Long term, I don’t really see where this helps, either.  Sadly, this move has to be seen at least in part as a desperation move, not a decisive move in the right direction.  That’s because the problem with the credit market is not now nor has it ever been a question of interest rates.  It’s a question of liquid assets which no longer exist.  Lowering interest rates does nothing to stop that problem.  Until there is adequate liquidity in the markets, I’m afraid the problem will persist.

The Federal Reserve’s move to begin issuing commercial paper seems, to me, a far more sound decision.  That’s because commercial paper is what gets most businesses by their day-to-day operations, like paying employees.  The down side here is that they’ve requested 99 billion dollars to do this with, but that market is about 1.7 trillion dollars worth of trade.  That means someone’s going to lose out.

Still, if the Fed can maintain the workaday operations of our nation’s job engines, then what we’re seeing is really a massive investment opportunity in the making: after all, if the stock market continues to plumet, stocks bought cheaply in the next few days will be worth a barrel of monkeys come the upswing.  Let the stock markets dive.  We need to worry about monetary policy and banking liquidity at this point.

Update: Paul Krugman chimes in with far more salient points than I: basically, the rate for CP (commercial paper) is not tied to the Fed rate anyway, so it’s not going to do much good.  Why, then does he favour the move?  Lots of comments there asking the same question.

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The Fed Buys Up Short Term Debt? What it Means, Maybe.

The Federal Reserve Bank has announced that it will be funding short term debt for businesses – commonly referred to as “commercial paper” – in order to free up capital.  What does this all mean?  Another sop for the rich?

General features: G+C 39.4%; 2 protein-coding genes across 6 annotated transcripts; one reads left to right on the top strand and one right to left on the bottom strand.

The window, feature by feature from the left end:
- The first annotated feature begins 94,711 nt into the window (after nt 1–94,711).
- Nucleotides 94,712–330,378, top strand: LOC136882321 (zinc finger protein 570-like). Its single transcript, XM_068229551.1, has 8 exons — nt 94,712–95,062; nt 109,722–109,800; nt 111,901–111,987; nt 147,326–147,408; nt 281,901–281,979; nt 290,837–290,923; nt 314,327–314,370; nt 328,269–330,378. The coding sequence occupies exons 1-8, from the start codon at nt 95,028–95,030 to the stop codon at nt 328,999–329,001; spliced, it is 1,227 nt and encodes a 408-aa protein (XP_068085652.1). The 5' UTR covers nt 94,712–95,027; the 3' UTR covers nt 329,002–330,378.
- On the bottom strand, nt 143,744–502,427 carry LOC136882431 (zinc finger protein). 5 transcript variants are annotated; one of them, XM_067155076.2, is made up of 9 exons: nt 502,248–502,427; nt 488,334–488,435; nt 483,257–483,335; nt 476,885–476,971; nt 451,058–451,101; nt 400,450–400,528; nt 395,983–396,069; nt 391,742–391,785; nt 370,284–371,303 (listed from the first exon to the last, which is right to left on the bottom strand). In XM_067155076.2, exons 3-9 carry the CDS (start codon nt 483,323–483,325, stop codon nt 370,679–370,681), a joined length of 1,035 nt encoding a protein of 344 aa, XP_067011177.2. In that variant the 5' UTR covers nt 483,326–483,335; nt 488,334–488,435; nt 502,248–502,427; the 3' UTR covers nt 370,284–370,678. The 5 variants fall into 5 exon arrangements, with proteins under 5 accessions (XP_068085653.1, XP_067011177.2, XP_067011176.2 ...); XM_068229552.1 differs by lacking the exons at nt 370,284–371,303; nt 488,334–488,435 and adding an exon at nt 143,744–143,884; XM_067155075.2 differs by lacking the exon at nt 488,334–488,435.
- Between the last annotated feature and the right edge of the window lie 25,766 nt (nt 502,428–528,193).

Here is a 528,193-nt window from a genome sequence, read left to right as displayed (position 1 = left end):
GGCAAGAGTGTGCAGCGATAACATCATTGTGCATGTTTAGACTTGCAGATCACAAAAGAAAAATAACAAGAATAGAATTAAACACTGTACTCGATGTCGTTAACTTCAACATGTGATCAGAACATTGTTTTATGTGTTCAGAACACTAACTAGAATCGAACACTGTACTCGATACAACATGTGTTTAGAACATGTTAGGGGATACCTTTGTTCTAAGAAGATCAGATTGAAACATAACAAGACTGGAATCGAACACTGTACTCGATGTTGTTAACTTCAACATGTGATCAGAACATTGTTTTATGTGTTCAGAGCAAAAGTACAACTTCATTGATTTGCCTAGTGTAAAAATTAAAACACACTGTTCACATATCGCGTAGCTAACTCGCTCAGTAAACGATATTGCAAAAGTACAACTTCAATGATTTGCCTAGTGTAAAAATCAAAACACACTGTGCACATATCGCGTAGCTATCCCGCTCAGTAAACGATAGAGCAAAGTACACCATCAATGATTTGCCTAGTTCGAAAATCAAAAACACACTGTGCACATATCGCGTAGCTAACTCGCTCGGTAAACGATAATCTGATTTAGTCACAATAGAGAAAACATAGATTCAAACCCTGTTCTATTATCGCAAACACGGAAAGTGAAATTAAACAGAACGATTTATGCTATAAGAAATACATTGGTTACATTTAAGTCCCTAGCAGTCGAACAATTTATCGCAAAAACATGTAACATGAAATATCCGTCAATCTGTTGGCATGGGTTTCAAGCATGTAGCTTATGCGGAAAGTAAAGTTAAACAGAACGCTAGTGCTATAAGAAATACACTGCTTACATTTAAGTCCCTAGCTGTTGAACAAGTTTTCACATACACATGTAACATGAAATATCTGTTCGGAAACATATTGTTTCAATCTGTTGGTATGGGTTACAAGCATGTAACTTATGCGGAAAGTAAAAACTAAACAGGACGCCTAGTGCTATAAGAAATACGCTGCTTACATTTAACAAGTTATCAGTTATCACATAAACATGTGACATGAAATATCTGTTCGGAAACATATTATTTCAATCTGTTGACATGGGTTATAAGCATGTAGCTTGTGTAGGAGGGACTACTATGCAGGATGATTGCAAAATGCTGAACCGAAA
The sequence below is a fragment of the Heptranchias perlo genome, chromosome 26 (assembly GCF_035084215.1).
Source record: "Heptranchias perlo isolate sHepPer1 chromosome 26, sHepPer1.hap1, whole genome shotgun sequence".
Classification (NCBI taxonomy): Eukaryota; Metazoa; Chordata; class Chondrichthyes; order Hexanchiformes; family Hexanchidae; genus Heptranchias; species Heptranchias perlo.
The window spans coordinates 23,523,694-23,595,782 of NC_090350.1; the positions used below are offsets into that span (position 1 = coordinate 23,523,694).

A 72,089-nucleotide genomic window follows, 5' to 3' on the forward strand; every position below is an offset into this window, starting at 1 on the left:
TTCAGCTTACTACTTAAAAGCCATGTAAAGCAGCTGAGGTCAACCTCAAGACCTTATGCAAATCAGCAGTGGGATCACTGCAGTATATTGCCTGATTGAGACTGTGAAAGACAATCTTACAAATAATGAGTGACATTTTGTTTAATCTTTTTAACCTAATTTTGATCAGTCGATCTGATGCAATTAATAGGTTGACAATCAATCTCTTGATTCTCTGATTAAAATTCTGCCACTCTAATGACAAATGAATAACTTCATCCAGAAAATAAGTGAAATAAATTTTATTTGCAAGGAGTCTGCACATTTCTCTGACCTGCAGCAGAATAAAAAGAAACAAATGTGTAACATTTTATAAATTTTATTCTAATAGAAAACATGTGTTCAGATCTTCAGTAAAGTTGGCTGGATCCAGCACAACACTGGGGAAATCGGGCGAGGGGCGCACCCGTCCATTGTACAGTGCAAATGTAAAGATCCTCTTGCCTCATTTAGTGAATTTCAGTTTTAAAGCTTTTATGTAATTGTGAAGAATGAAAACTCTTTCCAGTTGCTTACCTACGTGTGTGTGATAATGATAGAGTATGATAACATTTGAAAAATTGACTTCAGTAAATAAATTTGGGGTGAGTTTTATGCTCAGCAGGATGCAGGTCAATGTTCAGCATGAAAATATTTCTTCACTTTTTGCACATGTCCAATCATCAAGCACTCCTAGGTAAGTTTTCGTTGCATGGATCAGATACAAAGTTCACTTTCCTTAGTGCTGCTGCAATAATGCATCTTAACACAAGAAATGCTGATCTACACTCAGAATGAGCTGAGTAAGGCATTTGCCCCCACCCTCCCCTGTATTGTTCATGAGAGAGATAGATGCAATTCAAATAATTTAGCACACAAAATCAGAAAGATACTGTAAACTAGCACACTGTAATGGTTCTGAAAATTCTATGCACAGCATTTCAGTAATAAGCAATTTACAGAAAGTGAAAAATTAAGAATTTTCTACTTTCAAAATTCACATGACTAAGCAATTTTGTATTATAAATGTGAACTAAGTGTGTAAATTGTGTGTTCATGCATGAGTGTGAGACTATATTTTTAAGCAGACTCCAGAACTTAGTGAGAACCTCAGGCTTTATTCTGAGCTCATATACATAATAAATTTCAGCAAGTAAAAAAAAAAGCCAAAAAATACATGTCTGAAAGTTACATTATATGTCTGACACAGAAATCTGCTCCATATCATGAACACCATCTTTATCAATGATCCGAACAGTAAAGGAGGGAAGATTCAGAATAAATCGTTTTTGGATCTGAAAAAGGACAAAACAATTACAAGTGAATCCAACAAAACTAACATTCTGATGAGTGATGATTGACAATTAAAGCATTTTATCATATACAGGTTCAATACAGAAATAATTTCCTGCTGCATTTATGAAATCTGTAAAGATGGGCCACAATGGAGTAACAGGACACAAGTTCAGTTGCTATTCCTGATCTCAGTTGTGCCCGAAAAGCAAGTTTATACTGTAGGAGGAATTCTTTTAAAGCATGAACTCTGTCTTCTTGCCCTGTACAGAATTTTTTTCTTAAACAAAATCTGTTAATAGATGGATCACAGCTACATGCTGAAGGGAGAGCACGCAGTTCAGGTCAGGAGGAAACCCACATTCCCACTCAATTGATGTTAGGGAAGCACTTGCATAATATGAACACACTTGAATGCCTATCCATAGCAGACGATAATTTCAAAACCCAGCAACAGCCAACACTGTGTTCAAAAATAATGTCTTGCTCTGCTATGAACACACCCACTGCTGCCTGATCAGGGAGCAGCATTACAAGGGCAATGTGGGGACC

Well, yes.  But they’re all sops to the rich, so get used to seeing that.  But the point in this case is that businesses often use short two- or three-day loans to pay their employees while they await the week’s returns on sales or whatever.  This market, like all lending markets, has begun to get a bit frozen over, and that means the potential of companies not being able to pay their employees and inevitably having to let some go.

The Fed is stepping in and – with a loan from the Treasury of some estimated 99 billion dollars – providing that short term lending vehicle to keep capital flowing to the people who are going to ultimately be the saviours of this crisis: American workers and consumers.

So, I grant that I don’t know all that much about economics.  But it seems like this is the sort of thing we want the government doing, at least temporarily.  I find it odd that companies need to use two-day loans to pay their bills, but I’m sure it’s all very technical.  And this doesn’t seem like the type of lending that’s going to lead to the government losing it’s shirt, since we’re talking about two-day loans of relatively small amounts.

But we’ll keep an eye on it.

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Well, That Ain’t Good. . .

Interesting news from Europe today.  It seems that most European nations do not quite have the robust deposit insurance that the United States government provides its citizens.  In fact, some only insure deposits up to a measly twenty thousand euros.